NEWARK, N.J. - As protests continue across the country to express outrage over the death of George Floyd during an encounter with police, New Jersey has been praised on social media for how its citizens appeared to conduct peaceful demonstrations on Saturday.
New Jersey appeared to have little to no looting or vandalism amid protests in several cities. Photos and video circulating on social media showed law enforcement and people in the community marching side by side.
Marchers wore masks and maintained social distance as they chanted, “Justice for George Floyd, no justice, no peace” and “I can’t breathe,” according to northjersey.com.
One video in particular out of Newark shows demonstrators practicing their right to free speech while also dancing to the “Cupid Shuffle.”
The video has garnered over 1.7 million views with hundreds of comments commending the city and state for largely peaceful protests.
Floyd’s death ignited outrage when widely seen video showed former Minneapolis Police Officer Derek Chauvin with his knee on Floyd’s neck, pushing his face and body into the pavement on May 25.
Floyd can be heard in the video pleading with police and telling them he cannot breathe. Chauvin continues to press his knee into Floyd’s neck for minutes, before Floyd eventually loses consciousness.
None of the other officers on the scene attempted to check Floyd’s pulse until the ambulance arrived, despite bystanders’ pleas. He later died at a local hospital.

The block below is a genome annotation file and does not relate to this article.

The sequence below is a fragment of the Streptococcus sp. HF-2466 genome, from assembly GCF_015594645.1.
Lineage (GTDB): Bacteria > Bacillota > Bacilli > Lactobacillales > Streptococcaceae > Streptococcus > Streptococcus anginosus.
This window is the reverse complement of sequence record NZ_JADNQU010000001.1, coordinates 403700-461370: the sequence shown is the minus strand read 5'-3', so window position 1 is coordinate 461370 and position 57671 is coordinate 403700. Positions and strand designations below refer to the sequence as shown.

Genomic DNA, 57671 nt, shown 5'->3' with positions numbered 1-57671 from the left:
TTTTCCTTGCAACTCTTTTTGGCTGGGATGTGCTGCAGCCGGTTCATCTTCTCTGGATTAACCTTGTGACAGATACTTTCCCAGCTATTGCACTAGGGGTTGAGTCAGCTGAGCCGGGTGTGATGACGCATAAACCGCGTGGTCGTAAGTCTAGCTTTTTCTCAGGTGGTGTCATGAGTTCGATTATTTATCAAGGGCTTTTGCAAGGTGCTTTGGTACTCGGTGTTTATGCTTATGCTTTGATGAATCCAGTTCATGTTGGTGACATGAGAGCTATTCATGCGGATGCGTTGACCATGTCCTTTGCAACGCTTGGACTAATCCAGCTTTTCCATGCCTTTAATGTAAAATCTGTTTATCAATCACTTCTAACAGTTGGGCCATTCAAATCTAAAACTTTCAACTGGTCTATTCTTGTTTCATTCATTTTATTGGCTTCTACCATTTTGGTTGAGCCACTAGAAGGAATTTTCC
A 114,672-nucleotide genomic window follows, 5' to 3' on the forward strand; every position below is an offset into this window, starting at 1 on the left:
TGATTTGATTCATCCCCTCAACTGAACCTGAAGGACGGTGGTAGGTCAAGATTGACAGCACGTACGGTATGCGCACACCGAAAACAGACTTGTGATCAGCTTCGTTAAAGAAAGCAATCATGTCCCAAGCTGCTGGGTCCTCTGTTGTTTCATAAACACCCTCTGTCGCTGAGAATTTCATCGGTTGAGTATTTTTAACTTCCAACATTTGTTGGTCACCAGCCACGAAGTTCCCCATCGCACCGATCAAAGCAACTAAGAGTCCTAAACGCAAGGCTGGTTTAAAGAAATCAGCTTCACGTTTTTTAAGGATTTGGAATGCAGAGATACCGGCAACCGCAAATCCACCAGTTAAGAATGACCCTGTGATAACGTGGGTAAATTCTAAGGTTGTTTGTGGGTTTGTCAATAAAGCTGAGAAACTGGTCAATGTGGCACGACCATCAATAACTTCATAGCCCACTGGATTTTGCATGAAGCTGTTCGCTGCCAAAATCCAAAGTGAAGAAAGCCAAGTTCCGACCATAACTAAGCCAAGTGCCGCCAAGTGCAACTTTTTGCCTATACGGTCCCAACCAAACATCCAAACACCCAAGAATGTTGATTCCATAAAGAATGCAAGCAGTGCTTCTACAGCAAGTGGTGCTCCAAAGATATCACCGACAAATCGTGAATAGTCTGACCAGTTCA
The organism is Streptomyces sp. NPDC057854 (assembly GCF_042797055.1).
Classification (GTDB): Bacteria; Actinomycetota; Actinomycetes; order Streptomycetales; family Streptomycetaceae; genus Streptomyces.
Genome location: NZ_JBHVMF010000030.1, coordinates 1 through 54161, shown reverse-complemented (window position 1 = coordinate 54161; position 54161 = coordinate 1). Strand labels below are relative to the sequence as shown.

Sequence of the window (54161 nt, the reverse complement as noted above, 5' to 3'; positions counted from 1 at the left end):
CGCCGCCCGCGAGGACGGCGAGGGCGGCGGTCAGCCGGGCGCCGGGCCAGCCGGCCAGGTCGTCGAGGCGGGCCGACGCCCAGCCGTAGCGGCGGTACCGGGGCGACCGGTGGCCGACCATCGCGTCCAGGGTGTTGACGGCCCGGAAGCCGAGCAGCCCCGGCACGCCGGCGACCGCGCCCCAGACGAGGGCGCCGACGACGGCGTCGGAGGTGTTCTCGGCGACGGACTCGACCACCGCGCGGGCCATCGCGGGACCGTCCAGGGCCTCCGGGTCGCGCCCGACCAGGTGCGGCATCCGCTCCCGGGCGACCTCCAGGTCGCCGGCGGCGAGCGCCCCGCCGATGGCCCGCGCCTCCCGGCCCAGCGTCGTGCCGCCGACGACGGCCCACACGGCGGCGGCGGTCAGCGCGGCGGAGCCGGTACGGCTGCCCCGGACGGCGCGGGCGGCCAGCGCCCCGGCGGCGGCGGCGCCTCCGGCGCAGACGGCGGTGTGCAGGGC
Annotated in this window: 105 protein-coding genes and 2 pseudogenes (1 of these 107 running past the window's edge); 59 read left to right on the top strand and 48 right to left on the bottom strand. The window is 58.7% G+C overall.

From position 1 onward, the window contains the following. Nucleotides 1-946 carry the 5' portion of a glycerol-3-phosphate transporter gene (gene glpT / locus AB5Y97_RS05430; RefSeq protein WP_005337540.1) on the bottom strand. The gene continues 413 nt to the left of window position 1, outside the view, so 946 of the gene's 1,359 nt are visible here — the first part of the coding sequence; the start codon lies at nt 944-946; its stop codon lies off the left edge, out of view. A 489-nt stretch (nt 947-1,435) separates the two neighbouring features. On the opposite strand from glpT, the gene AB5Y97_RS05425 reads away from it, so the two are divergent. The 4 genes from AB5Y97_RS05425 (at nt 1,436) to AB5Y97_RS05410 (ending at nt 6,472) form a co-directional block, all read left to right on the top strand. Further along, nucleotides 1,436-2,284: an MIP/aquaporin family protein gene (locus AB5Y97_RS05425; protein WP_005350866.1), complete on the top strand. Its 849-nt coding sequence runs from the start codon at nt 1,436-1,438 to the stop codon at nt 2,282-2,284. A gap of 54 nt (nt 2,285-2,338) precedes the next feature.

America’s cities boarded up windows, swept up glass and covered graffiti Sunday as the country's most significant night of protests in a half-century promised to spill into another day of unrest fueled by killings of black people at the hands of police.
The turbulence sparked by the death of Floyd shook not only the streets of New York and Los Angeles, but dozens of smaller communities such as Fargo, North Dakota, and Lincoln, Nebraska. The damage extended even to buildings near the White House.
Peaceful protests involving tens of thousands of people on Saturday gave way, in some places, to rioting, looting and violence, with police vehicles torched, stores emptied and objects hurled at officers. The police response varied from restrained to aggressive, with officers at times firing tear gas and rubber bullets.
Police and peaceful protesters alike pleaded for a stop to violence, saying it only hindered calls for justice and reform.Curfews were imposed in major cities around the U.S., including Atlanta, Chicago, Denver, Los Angeles, San Francisco and Seattle. About 5,000 National Guard soldiers and airmen were activated in 15 states and Washington, D.C.
The Associated Press and FOX 9 Minneapolis-St. Paul contributed to this story.